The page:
Are you an arctophile? Perhaps you don’t know what one is; neither did I until very recently, but if you have a great fondness for teddy bears then you can take on the title. I came across the word arctophile when reading Jessica Redland’s blog and books. She used to own a bear shop, (how cool is that?) and one of the shops in her fictional town of Whitsborough is called Bear With Me.
Bears have featured in children’s story books for generations. Daughter enjoyed Michael Bond’s Paddington stories but whilst I do have a fondness for the marmalade sandwich eating ursine, my own early years were dominated by the wonderfully innocent Pooh, and with his simplified view of the world and wise words he remains a great favourite of mine, but only in his intended format. Shepard’s original drawings of A.A. Milne’s gentle soul and his friends are a million miles from the garish Disney cartoon depiction which are probably better known by today’s youngsters.
My first encounter with teddy bears was shortly after I was born though of course I have no memory of meeting them, but those two bears were my constant companions all through growing up and they still live with me.
Unimaginatively called Big Ted and Little Ted (creativity was not my mother’s strong point), they would not have been expensive bears and with several bare patches, a sure sign of much cuddling, have seen better days but still remain much loved.
As a small child I’d look forward every Christmas to the latest Rupert annual and I bought them for my own children for years. I’m not certain that Rupert is really a candidate for arctophilia since he’s not really a teddy bear, but more of an actual bear. What was that? Not real? Shame on you! As I’ve explained to my husband on many occasions, bears do have feelings, you know! When my dad died when I was 24, I was given his car and with it the tiny Rupert figurine (about two and a half inches tall) that had been moved from car to car. I’ve no idea where it came from – probably a toy of my younger brother’s but Dad had held onto it for years. Rupert has been in every car I’ve had since and I like to think that he and my dad keep me safe.
When my younger son was small, all he wanted for Christmas was Holly Bear. He’d seen Holly in Woolworths and developed a strong urge to own him. Every time we were in town he’d insist that we went to look but one day he wasn’t there and Son was distraught! I had to tell him that Father Christmas was sure to know how much he wanted him and had probably done his Christmas shopping in Woolworths! Of course he had, and on Christmas morning we had one very happy boy.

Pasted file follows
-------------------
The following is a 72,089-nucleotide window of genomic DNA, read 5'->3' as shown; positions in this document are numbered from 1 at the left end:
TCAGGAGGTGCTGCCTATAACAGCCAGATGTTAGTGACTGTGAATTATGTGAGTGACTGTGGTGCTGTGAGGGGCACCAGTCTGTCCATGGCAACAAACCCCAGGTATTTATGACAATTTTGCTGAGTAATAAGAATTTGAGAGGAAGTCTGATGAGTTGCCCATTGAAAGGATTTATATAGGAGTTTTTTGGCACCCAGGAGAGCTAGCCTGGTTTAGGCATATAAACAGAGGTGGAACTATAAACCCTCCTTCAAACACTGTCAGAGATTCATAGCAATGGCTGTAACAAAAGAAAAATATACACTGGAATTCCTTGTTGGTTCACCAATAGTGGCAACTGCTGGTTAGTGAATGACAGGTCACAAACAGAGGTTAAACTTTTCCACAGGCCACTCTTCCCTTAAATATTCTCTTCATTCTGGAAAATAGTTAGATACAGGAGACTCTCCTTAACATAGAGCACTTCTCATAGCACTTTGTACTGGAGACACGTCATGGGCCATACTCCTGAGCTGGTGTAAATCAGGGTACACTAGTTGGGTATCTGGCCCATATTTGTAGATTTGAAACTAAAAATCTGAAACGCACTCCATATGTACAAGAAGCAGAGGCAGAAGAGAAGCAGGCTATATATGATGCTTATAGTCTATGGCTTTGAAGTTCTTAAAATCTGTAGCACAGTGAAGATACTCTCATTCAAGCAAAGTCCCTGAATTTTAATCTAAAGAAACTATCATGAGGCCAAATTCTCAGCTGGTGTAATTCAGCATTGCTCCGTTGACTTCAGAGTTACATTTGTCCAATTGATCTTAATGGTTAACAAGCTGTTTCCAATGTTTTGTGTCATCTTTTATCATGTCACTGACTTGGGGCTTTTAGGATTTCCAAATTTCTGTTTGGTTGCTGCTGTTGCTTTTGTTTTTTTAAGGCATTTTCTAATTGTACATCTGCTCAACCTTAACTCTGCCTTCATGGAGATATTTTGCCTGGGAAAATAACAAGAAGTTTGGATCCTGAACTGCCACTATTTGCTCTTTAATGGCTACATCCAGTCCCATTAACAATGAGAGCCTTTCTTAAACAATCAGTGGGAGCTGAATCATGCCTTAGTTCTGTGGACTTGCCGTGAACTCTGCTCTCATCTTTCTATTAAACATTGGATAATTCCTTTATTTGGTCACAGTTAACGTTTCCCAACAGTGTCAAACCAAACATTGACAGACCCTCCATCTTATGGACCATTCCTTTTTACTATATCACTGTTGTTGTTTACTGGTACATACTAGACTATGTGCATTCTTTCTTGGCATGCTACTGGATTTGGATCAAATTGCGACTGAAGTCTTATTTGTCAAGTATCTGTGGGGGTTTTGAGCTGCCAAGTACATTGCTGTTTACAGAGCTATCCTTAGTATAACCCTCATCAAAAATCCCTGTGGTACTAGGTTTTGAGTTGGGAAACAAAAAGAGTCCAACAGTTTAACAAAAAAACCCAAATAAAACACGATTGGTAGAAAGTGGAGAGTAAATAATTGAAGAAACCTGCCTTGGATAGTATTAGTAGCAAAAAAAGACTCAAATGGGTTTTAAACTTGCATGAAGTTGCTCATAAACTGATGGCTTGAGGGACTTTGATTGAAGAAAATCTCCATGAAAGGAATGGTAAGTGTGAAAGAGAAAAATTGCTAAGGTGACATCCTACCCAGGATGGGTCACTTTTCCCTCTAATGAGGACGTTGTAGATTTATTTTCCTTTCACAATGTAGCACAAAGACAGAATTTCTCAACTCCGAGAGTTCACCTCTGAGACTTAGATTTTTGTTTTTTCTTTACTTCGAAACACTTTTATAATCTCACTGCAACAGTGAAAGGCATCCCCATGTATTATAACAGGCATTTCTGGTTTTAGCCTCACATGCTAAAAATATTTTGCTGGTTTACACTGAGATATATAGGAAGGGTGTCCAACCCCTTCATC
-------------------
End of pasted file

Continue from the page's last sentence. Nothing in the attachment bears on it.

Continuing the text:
Daughter, like me had two special bears. The first was the now faded Midnight (yes, you guessed, the one on the left). Unlike my boys who had been good sleepers (a hint of the rose tinted specs there?), Daughter did not sleep through the night until she was nineteen months old. From the age of about one year old she’d haul herself up by the bars of her cot shortly after we’d fallen asleep and fling Midnight across the floor. Then she’d begin to shout. “Nit-nite, Nit-nite”…on and on it went until we got up and lay them both down again. This process was repeated at least twice more in the early hours. We tried not putting him in the cot but she was distraught. As she got older and progressed to a bed so Midnight continued to be her bedtime companion now joined by her brother’s cast off Holly Bear. They still live on her bed here at home, both having recently had a smart change of clothing.
When Daughter was nine her school library started selling postcards and each day she’d save the few pence left over from her lunch money until she had enough to buy a card which she would give to me. Each one came from a series of bear pictures and I got my favourite laminated to use as a bookmark. Twenty five years later I still use it. How precious are those possessions that would mean nothing to anyone else.
My children always had lots of books and they were read to regularly but I made stories up too. Daughter loved the one about Barnaby Bear (the gist of which I’ll recount below). One Christmas long after she had grown out of bedtime stories I was in Debenhams and saw a bear which perfectly fitted the picture of the barnaby that we’d conjured up together. I couldn’t resist. After all, getting on for 14 might be too old for Mummy’s made up tales but you’re never too old for a bear. She knew immediately who he was. Recently Daughter acquired a delightful three and half year old stepdaughter and we’ve agreed that Barnaby should move to Bedfordshire to be with them. He’ll be making his way there soon along with a new wardrobe of clothes. And that, in case you wondered when I mentioned it in an earlier post, is why I’ve recently been knitting teddy trousers!
Barnaby: a very short version of a story of varying length dependent on what time daughter went to bed! Barnaby Bear lived in Mr Zippo’s zoo. It was a very small zoo with only five animals so it didn’t make much money so Mr Zippo decided to close it down and go and live in Australia. He visited all the other zoos in town asking them to take one of his animals. They took one each but no-one had need of a bear so Mr Zippo gave Barnaby his bus fare and told him that he’d have to find a new home by himself. Barnaby stayed on the bus until his money ran out. Still with no home a little tear rolled down his cheek as he snuggled down under a hedge for the night. In the morning he peeped out and saw a little girl looking out of the window in the house opposite. She waved to him and he waved back with a damp paw. Mummy said that the bear could come and live with them and they all lived happily ever after. The little girl was, of course, my daughter